(28)

The results of numerical simulations are compared with analytical results for week and strong dispersion cases. We start our simulations with initial conditions of a uniformly distributed random noise and observe the evolution of the following quantities

(29)

Depending on the value of input parameters () damped (stable) or growing (unstable) solutions were observed. Unstable solution were fitted to the following curves

(30)

to determine the real frequency and growth rate.

When the length of the system exceeds the Debye length (), the week dispersion results are recovered. Example of frequency and growth rate dependence as a function of the ion flow velocity are shown in Figs. 3b and 5. These graphs are similar to the analytical results shown in Fig. 3a. In fact, the difference of the analytical and numerical results are of the order of the magnitude of the small parameter of the analytical theory (). Due to the increasing density of the instability zones, very high resolution is required to recover the singular part () of the analytical solution.

From the theory we know that instability will not occur in quasi-neutral case. In other words, charge separation is crucial for the instability to occur. Because in the long system charge separation is less prominent we can expect decreasing of instability growth rate with system length. This is confirmed by simulations for (Fig. 5) and (Fig. 3).

Figure 5: Alternating oscillatory () and aperiodic () instabilities zones in the intermediate system length ; numerical simulations results.

In the regime, when the length of the system is much smaller than the Debye length () the difference between analytical solution of strong dispersion approximation and numerical solution was less than few percent. This comparison is shown in Fig. 4.

The number of zeros of unstable spatial eigenfunctions of density, velocity and electrostatic potential correlates with the zone number (27) and is defined by the value of the parameter. In more general case, the stability of the system is governed by two parameters (). However in general case the number of zeros correlates with a number of zone as well, examples of eigenfunctions are shown on Fig. 6.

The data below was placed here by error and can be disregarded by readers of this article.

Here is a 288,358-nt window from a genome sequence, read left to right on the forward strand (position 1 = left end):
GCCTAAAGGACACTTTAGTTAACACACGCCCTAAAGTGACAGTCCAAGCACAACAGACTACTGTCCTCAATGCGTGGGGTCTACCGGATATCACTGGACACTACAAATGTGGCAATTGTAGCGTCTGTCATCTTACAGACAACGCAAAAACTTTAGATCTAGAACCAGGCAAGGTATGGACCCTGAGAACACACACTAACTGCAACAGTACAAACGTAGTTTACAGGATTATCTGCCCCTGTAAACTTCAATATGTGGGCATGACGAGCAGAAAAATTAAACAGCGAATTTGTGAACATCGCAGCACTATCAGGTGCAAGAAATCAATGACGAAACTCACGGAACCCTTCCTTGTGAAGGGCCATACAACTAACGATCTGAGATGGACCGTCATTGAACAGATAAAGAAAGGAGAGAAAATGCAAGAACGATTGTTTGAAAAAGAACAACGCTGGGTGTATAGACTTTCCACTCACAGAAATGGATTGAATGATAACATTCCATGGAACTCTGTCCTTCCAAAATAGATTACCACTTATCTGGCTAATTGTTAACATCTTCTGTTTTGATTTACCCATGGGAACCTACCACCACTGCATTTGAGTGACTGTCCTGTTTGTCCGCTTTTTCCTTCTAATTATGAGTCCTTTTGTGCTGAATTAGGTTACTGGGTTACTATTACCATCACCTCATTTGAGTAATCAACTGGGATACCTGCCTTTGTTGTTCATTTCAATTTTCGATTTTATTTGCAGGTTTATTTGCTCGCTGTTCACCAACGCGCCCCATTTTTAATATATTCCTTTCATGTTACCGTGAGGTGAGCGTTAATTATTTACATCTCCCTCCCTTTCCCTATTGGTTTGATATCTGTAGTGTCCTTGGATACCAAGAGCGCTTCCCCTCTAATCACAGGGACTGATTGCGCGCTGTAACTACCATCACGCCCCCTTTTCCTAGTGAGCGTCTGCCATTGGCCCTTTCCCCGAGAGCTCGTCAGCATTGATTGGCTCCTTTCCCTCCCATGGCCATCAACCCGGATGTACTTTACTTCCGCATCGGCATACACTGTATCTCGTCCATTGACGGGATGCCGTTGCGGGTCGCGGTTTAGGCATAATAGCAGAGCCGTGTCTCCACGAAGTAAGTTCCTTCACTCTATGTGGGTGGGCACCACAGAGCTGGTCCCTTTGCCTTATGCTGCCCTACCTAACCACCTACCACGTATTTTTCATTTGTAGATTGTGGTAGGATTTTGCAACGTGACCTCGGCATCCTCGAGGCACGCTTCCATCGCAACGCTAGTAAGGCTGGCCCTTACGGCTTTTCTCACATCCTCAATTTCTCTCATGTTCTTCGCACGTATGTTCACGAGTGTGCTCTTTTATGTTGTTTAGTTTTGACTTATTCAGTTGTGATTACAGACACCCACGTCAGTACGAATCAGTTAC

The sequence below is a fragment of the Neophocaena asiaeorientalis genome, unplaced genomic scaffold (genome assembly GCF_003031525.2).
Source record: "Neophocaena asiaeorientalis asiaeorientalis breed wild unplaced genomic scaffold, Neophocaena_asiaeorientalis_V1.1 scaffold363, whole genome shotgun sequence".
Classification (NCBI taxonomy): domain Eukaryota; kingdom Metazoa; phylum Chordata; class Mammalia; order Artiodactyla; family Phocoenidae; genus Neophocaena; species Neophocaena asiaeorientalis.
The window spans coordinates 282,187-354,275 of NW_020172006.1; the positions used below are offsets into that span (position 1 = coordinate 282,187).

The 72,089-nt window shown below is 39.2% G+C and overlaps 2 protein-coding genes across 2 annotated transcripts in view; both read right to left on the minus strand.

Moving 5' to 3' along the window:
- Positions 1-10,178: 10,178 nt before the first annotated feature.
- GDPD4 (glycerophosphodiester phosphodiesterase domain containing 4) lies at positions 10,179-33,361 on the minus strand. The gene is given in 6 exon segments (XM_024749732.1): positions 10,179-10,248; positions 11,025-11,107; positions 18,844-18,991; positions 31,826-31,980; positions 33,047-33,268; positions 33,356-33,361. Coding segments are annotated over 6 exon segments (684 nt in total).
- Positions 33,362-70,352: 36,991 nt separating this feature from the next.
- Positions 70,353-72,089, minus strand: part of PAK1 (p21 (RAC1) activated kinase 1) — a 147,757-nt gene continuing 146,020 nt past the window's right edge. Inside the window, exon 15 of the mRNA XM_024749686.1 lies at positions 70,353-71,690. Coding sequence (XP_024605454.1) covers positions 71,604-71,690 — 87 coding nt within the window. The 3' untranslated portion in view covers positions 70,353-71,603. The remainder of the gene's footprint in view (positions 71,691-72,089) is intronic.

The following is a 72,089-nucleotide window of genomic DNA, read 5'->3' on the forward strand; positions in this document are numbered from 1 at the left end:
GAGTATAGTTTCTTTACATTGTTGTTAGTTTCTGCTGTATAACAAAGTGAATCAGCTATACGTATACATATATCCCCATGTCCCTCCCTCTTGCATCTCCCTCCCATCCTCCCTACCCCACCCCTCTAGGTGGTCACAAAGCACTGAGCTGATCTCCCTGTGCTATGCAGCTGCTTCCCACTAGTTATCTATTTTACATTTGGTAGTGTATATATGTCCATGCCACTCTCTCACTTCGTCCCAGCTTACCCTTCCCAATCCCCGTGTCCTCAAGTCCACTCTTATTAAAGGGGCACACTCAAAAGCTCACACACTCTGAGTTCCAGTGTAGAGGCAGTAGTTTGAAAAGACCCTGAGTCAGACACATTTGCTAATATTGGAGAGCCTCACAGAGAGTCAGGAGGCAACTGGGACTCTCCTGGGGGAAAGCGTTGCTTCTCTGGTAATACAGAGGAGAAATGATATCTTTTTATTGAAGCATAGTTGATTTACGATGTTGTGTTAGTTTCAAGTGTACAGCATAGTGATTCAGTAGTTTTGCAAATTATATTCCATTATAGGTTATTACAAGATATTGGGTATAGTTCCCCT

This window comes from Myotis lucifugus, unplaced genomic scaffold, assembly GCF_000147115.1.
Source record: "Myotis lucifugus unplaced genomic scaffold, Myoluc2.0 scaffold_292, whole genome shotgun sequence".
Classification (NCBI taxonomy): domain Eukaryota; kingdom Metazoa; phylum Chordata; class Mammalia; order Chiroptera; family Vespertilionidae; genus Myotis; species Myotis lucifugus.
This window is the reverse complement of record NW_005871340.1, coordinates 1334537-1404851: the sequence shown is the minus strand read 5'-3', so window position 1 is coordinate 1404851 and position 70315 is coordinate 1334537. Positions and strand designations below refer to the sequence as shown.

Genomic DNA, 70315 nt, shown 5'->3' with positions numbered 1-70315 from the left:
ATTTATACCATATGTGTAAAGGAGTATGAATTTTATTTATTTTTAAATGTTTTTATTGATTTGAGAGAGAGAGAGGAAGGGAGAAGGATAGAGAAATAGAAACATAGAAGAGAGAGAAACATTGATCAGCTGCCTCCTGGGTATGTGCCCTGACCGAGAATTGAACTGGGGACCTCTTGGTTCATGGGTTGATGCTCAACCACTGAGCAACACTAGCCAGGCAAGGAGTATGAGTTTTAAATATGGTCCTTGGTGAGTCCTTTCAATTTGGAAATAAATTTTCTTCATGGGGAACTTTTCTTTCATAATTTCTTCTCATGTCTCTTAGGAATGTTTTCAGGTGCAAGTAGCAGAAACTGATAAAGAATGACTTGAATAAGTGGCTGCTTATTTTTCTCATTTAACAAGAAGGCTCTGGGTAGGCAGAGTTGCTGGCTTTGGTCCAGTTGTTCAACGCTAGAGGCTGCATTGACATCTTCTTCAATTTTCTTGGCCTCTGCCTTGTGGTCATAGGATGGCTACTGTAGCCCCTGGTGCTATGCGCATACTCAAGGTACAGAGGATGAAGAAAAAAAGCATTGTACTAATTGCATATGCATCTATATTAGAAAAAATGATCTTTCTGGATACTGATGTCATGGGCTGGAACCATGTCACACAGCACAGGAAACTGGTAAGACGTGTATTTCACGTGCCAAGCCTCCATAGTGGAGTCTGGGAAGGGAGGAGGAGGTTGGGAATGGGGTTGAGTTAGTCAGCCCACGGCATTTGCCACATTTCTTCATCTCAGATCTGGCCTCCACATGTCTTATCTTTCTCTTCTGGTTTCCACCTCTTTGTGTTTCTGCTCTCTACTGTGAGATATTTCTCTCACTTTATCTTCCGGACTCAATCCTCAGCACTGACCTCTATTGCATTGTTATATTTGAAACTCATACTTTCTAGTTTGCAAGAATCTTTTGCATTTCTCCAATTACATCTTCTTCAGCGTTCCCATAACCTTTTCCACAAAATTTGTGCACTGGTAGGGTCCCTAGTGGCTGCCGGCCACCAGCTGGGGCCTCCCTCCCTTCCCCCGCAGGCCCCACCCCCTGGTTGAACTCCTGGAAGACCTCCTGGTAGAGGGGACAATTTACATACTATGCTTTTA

(a) zone #1
(b) zone #2
(c) zone #3
Figure 6: Unstable spatial eigenfunctions of density, velocity and electrostatic potential for , for different instability zones from Fig. 3. Zone numbers in Fig. 3 are counted from the right, with the right outermost aperiodic zone as #1.

In aperiodic zones (where real part of frequency is zero) the number of nodes does not change during the time evolution. In oscillatory zones, some nodes disappear at later times as shown in Fig. 7.

Figure 7: Unstable eigenfunctions of density, velocity and electrostatic potential in the oscillatory zone #2 , , at a later time.

In weakly dispersive case (), the addition of the Doppler shift due to the ion flow velocity results in the main order modification for the propagating modes velocities

(31)

which correspond the one pair of the of the roots of Eq. (9). Two other roots describe the slow dispersion effects. We have chosen very long system () so the dispersion is weak and two wave packets are well separated. Gaussian function localized in the middle of the system was chosen as an initial condition, Fig. (a)a. Fig. (b)b shows that the Gaussian peak separated into two wave packets moving in opposite directions with velocities from Eq. (31). The right wave packet meets the wall at the right and passes through the wall with almost no reflection, as shown in Figs. (c)c and (d)d. Instability occurs when the slow wave packet meets the left wall (with Dirichlet boundary conditions for all variables) and is reflected, Fig. (e)e. At a later time, the reflected wave and dispersion tail overlap forming an unstable eigenfunction, Fig (e)e.

(a) t = 0
(b) t = 200
(c) t = 300
(d) t = 600
(e) t = 4400
(f) t = 5100